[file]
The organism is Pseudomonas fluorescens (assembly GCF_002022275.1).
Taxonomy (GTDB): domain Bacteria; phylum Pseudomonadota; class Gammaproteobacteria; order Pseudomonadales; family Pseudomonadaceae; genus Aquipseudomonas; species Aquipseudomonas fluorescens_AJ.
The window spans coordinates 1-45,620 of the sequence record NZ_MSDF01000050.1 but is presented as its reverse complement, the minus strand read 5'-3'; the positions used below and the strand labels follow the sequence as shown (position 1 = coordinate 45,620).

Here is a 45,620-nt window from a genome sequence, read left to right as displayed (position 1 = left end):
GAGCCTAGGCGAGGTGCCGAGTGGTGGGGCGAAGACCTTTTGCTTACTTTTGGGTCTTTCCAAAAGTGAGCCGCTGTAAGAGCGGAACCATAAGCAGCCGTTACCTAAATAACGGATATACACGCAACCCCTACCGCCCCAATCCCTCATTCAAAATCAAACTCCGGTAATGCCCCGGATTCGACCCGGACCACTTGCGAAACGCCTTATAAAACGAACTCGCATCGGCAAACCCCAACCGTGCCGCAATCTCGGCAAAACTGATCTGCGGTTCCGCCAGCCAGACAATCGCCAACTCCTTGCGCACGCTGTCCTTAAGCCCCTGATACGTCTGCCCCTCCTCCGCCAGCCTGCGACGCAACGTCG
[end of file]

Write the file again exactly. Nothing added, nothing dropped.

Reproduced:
The organism is Pseudomonas fluorescens (assembly GCF_002022275.1).
Taxonomy (GTDB): domain Bacteria; phylum Pseudomonadota; class Gammaproteobacteria; order Pseudomonadales; family Pseudomonadaceae; genus Aquipseudomonas; species Aquipseudomonas fluorescens_AJ.
The window spans coordinates 1-45,620 of the sequence record NZ_MSDF01000050.1 but is presented as its reverse complement, the minus strand read 5'-3'; the positions used below and the strand labels follow the sequence as shown (position 1 = coordinate 45,620).

Here is a 45,620-nt window from a genome sequence, read left to right as displayed (position 1 = left end):
GAGCCTAGGCGAGGTGCCGAGTGGTGGGGCGAAGACCTTTTGCTTACTTTTGGGTCTTTCCAAAAGTGAGCCGCTGTAAGAGCGGAACCATAAGCAGCCGTTACCTAAATAACGGATATACACGCAACCCCTACCGCCCCAATCCCTCATTCAAAATCAAACTCCGGTAATGCCCCGGATTCGACCCGGACCACTTGCGAAACGCCTTATAAAACGAACTCGCATCGGCAAACCCCAACCGTGCCGCAATCTCGGCAAAACTGATCTGCGGTTCCGCCAGCCAGACAATCGCCAACTCCTTGCGCACGCTGTCCTTAAGCCCCTGATACGTCTGCCCCTCCTCCGCCAGCCTGCGACGCAACGTCG